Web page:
At first, my mother didn’t notice. The nub that formed on my neck was my secret, and I’d gently rub it, just to make sure it was still there. Within a few weeks, though, the seedlings started to sprout, growing like ruffles on lace collars, trailing down my neck, weaving themselves into one sturdy strand of brilliant garden green, speckled with light. Never mind that when I went to the beach that year, I wore a skimpy bathing suit, much too revealing for a girl my age. Never mind that I blossomed and spilled out of the spaces strategically cut into the bathing suit. It was the tail that enraged my mother the most.
“Oh, you’re getting attention all right. The wrong kind of attention. And everyone’s talking about you—all of the neighbors—all of my friends. I’m so embarrassed.”
While I was somewhat ashamed because of what my mom said, I just couldn’t stop myself. I’d look in the mirror, pull the lovely strand across my shoulder and over my neck and admire the way the glint of green picked up lighter shades in my eyes. It hissed happily, darting between my fingers, and I just couldn’t imagine how I’d look without it.
The solution to my problem, I believed, was silence. I shut my mother out. We stopped talking. I stayed longer after school, went over to my friends’ houses more often—my friends who all had tails, just like I did. Besides, a tail didn’t mean you had to do anything with a boy. You just could if you wanted to, at least, that’s what I thought until my friend Jodi mentioned the walls at the Neon Studios Salon. I remembered the rumors but hadn’t thought about them for a while. Despite what I had experienced when I got my hair cut, I brushed the sounds and the ashes off as nothing. To me, the rumors had to be entirely untrue.
“Oh, no!” Jodi told me one day at her house. “If you get a tail, you have to follow through or else. The bones in the walls are from virgins—other girls who got tails but didn’t follow through.”
“Yeah, you know?”
“Have you . . . followed through before?”
“Yeah. It’s no big deal. But if you don’t, well, the walls know. They whisper their secrets to the owners of the salon. They find you in the middle of the night—or in the middle of the day.”
“That’s not true.”
“Remember Betsy Mulligan?”
“She didn’t. Her tail grew in, but she didn’t follow through. Think about it. When’s the last time you saw Betsy Mulligan?”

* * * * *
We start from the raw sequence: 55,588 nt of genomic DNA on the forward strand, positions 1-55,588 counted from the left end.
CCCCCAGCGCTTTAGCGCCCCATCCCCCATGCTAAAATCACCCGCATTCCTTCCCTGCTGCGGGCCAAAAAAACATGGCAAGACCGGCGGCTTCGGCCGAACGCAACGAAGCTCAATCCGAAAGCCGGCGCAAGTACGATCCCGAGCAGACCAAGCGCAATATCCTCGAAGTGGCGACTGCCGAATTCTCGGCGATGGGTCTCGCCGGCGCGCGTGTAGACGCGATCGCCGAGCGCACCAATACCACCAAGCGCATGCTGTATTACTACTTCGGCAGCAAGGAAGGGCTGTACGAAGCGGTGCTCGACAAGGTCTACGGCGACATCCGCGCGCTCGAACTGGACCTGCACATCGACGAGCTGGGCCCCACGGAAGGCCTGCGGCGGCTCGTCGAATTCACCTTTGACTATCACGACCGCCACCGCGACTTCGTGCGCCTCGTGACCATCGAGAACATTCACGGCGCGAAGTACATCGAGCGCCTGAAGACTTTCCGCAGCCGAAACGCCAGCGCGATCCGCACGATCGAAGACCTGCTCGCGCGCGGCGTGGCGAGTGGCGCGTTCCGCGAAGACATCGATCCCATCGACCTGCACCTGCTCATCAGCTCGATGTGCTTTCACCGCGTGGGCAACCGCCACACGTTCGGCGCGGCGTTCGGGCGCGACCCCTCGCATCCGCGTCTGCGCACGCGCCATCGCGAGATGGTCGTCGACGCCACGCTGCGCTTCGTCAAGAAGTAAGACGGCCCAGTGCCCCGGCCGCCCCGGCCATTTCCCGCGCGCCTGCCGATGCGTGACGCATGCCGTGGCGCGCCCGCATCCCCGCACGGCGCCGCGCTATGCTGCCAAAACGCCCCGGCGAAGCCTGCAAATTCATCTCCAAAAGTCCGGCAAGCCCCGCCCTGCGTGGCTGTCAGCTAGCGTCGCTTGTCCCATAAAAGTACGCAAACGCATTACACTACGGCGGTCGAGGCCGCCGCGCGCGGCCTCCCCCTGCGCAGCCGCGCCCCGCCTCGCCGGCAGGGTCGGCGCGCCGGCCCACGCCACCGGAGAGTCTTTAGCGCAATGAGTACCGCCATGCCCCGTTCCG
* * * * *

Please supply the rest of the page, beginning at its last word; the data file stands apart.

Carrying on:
“We were eating ice cream at the mall. And then, I don’t remember what happened next. I guess her parents picked her up or something.”
“No. She was snatched up off the street. Her virgin bones were ground to powder and stuffed inside the walls. The sacrifices of virgins—not the shampoos and gels and seeds—make the tails grow.”
Jodi’s news was alarming, and I half considered cutting the tail off to maybe break the spell, if it could be broken that way, but I couldn’t. I loved it—the whole look. I couldn’t imagine going out in public with out it. I’d be so plain with just a naked stair-step bob. I’d be nothing special.
But I couldn’t let myself get sacrificed, either, if the rumors were true. As much as I hated my mother, I didn’t want her to grieve the loss of a daughter. So I followed through, with the first boy I met a party. We spent fifteen minutes in a closet together. For me, the experience was underwhelming, but necessary. He wanted another date, said he thought we bonded, reached for my hair, but the tail pulled away. In fact, the tail lasted longer than the boy, and I left the party with my life intact, but wondering if anyone would notice. Would anyone, such as my mother, be able to tell that I followed through?
Eventually, there were signs. The green strand grew long, sassy, and started to hiss. Apparently, you’re not supposed to let it get too long. You had to get it trimmed, but I liked the length. My mother, on the other hand, believed the length was a new source of embarrassment.
“It looks awful. Even your friends haven’t grown their tails to the length you have. Why do you insist on just destroying yourself?” Then, she yanked the front of my hair, turning my face towards her, and asked, “Have you had sex? Tell me now. I’m not leaving you alone until you tell me.”
My mother’s threats were never empty. Her rage knew no boundaries. If I left the room, she’d follow me, and there were no locks on the doors in our house. Those were the rules.
“Yes! So what? At least I had the decency to not get sacrificed to the salon. So there, Mom. You happy? Happy, Mom?”
My mother put her head in her hands and mumbled something about how she’d be able to take care of a pregnant daughter.
“No, Mom,” I said. “I’m not pregnant. We were careful.”
“So will there be more—boys? Times?”
For the first time in a long while, I saw a smile on her face. Her shoulders began to shake as she laughed. A big, powerful, triumphant laugh that rang out through the streets. I’d just said the funniest thing she’d ever heard.
She never spoke badly about the tail again. In fact, she let me grow it out longer, and later, when Dad left us, she went to the Neon Studios Salon and got one too—in blazing red.
“I don’t think so. It wasn’t that great.”
From then on, every afternoon during the rest of my high school years, we’d sit on the front porch. Mom would pour me a glass of champagne, and we’d watch the cars go by, our shimmering tails, hissing and snapping at the air.
Cecilia Kennedy taught English and Spanish courses in Ohio before moving to Washington state and publishing short stories in various magazines and anthologies. The Places We Haunt is her first short story collection. You can find her DIY humor blog and other adventures/achievements here: (https://fixinleaksnleeksdiy.blog/). Twitter: @ckennedyhola